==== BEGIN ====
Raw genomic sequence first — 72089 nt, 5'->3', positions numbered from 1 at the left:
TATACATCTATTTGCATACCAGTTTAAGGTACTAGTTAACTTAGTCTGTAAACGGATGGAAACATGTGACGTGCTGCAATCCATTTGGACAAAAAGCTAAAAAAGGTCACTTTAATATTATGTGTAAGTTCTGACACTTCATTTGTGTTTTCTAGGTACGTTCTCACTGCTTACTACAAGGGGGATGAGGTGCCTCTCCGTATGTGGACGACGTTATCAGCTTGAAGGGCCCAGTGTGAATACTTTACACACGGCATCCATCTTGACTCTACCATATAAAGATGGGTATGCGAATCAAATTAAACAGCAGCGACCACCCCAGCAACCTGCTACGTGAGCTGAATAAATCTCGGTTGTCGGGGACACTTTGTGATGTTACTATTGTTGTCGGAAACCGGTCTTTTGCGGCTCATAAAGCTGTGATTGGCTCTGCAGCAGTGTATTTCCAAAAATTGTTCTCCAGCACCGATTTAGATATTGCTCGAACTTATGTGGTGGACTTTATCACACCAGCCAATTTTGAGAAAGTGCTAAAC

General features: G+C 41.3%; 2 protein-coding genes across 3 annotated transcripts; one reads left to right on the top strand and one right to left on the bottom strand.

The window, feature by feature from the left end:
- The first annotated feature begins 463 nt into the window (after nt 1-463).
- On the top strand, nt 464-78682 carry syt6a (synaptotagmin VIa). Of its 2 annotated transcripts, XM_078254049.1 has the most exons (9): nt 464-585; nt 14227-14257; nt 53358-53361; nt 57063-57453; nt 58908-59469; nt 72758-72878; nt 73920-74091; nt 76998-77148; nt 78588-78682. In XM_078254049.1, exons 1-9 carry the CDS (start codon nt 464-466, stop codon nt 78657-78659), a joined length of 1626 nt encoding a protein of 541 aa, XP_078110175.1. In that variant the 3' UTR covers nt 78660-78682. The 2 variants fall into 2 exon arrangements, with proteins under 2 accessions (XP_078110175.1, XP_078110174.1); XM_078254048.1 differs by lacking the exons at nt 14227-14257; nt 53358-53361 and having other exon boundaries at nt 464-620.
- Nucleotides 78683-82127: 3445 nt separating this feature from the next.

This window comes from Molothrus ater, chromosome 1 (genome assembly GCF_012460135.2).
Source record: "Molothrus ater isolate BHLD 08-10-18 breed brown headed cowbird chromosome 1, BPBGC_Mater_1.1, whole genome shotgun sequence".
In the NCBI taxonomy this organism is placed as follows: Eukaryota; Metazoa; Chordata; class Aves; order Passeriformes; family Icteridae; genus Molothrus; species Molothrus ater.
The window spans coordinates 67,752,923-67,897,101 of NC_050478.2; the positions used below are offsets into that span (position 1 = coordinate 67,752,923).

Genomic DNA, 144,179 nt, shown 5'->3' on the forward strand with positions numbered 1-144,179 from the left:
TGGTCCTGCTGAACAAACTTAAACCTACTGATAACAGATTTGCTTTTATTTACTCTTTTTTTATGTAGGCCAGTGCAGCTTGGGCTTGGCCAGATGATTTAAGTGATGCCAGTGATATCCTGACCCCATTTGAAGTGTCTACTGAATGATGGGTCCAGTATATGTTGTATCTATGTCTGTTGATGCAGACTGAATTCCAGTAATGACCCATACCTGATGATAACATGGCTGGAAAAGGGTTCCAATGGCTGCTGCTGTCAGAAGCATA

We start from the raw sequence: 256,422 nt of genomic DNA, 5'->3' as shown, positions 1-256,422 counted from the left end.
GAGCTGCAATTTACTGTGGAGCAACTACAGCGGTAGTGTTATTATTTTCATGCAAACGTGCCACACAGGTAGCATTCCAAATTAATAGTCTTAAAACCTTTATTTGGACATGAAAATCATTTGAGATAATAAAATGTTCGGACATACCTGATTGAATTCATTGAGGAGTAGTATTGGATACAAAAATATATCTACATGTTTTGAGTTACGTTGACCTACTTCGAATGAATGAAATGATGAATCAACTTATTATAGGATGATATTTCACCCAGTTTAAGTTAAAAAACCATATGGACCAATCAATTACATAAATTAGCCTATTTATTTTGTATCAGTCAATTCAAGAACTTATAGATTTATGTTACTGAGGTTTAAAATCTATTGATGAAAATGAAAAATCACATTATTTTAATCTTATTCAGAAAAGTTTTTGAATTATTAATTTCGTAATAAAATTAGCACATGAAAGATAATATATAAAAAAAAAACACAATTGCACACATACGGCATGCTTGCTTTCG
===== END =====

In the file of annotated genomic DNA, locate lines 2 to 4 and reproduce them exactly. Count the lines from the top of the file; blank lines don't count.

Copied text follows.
TATACATCTATTTGCATACCAGTTTAAGGTACTAGTTAACTTAGTCTGTAAACGGATGGAAACATGTGACGTGCTGCAATCCATTTGGACAAAAAGCTAAAAAAGGTCACTTTAATATTATGTGTAAGTTCTGACACTTCATTTGTGTTTTCTAGGTACGTTCTCACTGCTTACTACAAGGGGGATGAGGTGCCTCTCCGTATGTGGACGACGTTATCAGCTTGAAGGGCCCAGTGTGAATACTTTACACACGGCATCCATCTTGACTCTACCATATAAAGATGGGTATGCGAATCAAATTAAACAGCAGCGACCACCCCAGCAACCTGCTACGTGAGCTGAATAAATCTCGGTTGTCGGGGACACTTTGTGATGTTACTATTGTTGTCGGAAACCGGTCTTTTGCGGCTCATAAAGCTGTGATTGGCTCTGCAGCAGTGTATTTCCAAAAATTGTTCTCCAGCACCGATTTAGATATTGCTCGAACTTATGTGGTGGACTTTATCACACCAGCCAATTTTGAGAAAGTGCTAAAC

General features: G+C 41.3%; 2 protein-coding genes across 3 annotated transcripts; one reads left to right on the top strand and one right to left on the bottom strand.

The window, feature by feature from the left end: